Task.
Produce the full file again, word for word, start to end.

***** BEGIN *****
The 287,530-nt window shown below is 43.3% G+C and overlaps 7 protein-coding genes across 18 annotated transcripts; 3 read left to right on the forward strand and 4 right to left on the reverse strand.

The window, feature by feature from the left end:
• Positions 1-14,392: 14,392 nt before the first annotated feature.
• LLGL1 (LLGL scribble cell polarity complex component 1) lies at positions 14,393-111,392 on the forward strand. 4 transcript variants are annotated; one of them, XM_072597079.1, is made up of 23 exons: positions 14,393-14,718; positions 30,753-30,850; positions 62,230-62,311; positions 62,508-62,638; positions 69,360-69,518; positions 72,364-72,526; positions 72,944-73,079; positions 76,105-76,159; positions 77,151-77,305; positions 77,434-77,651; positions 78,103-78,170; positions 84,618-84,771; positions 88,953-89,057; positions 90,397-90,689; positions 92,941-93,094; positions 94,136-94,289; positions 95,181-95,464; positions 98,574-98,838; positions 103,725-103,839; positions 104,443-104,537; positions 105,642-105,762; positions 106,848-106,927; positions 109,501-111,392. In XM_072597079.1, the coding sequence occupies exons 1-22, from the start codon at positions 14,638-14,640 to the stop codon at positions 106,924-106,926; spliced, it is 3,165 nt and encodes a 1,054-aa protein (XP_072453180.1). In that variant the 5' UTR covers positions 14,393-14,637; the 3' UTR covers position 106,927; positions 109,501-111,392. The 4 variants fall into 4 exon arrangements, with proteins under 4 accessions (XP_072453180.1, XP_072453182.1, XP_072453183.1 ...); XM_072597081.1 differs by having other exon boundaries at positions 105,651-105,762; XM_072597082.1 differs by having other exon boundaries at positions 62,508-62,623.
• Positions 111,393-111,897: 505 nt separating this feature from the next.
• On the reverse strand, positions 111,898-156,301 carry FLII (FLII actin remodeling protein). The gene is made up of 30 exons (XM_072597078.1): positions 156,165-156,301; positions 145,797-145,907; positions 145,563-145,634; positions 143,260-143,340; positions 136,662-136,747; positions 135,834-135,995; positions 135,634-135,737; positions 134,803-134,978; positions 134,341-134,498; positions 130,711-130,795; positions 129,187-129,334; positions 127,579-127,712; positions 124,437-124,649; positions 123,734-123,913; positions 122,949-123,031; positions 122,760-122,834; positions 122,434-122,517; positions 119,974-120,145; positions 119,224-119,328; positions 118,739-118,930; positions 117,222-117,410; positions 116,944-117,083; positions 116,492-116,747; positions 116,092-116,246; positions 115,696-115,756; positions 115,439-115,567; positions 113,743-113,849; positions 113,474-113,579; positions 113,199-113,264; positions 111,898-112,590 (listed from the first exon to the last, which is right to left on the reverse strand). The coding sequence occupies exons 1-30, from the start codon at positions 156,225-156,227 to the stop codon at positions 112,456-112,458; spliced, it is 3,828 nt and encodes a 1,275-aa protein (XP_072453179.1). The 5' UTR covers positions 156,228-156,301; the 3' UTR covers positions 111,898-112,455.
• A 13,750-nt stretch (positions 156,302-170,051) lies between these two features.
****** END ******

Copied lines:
The 287,530-nt window shown below is 43.3% G+C and overlaps 7 protein-coding genes across 18 annotated transcripts; 3 read left to right on the forward strand and 4 right to left on the reverse strand.

The window, feature by feature from the left end:
• Positions 1-14,392: 14,392 nt before the first annotated feature.
• LLGL1 (LLGL scribble cell polarity complex component 1) lies at positions 14,393-111,392 on the forward strand. 4 transcript variants are annotated; one of them, XM_072597079.1, is made up of 23 exons: positions 14,393-14,718; positions 30,753-30,850; positions 62,230-62,311; positions 62,508-62,638; positions 69,360-69,518; positions 72,364-72,526; positions 72,944-73,079; positions 76,105-76,159; positions 77,151-77,305; positions 77,434-77,651; positions 78,103-78,170; positions 84,618-84,771; positions 88,953-89,057; positions 90,397-90,689; positions 92,941-93,094; positions 94,136-94,289; positions 95,181-95,464; positions 98,574-98,838; positions 103,725-103,839; positions 104,443-104,537; positions 105,642-105,762; positions 106,848-106,927; positions 109,501-111,392. In XM_072597079.1, the coding sequence occupies exons 1-22, from the start codon at positions 14,638-14,640 to the stop codon at positions 106,924-106,926; spliced, it is 3,165 nt and encodes a 1,054-aa protein (XP_072453180.1). In that variant the 5' UTR covers positions 14,393-14,637; the 3' UTR covers position 106,927; positions 109,501-111,392. The 4 variants fall into 4 exon arrangements, with proteins under 4 accessions (XP_072453180.1, XP_072453182.1, XP_072453183.1 ...); XM_072597081.1 differs by having other exon boundaries at positions 105,651-105,762; XM_072597082.1 differs by having other exon boundaries at positions 62,508-62,623.
• Positions 111,393-111,897: 505 nt separating this feature from the next.
• On the reverse strand, positions 111,898-156,301 carry FLII (FLII actin remodeling protein). The gene is made up of 30 exons (XM_072597078.1): positions 156,165-156,301; positions 145,797-145,907; positions 145,563-145,634; positions 143,260-143,340; positions 136,662-136,747; positions 135,834-135,995; positions 135,634-135,737; positions 134,803-134,978; positions 134,341-134,498; positions 130,711-130,795; positions 129,187-129,334; positions 127,579-127,712; positions 124,437-124,649; positions 123,734-123,913; positions 122,949-123,031; positions 122,760-122,834; positions 122,434-122,517; positions 119,974-120,145; positions 119,224-119,328; positions 118,739-118,930; positions 117,222-117,410; positions 116,944-117,083; positions 116,492-116,747; positions 116,092-116,246; positions 115,696-115,756; positions 115,439-115,567; positions 113,743-113,849; positions 113,474-113,579; positions 113,199-113,264; positions 111,898-112,590 (listed from the first exon to the last, which is right to left on the reverse strand). The coding sequence occupies exons 1-30, from the start codon at positions 156,225-156,227 to the stop codon at positions 112,456-112,458; spliced, it is 3,828 nt and encodes a 1,275-aa protein (XP_072453179.1). The 5' UTR covers positions 156,228-156,301; the 3' UTR covers positions 111,898-112,455.
• A 13,750-nt stretch (positions 156,302-170,051) lies between these two features.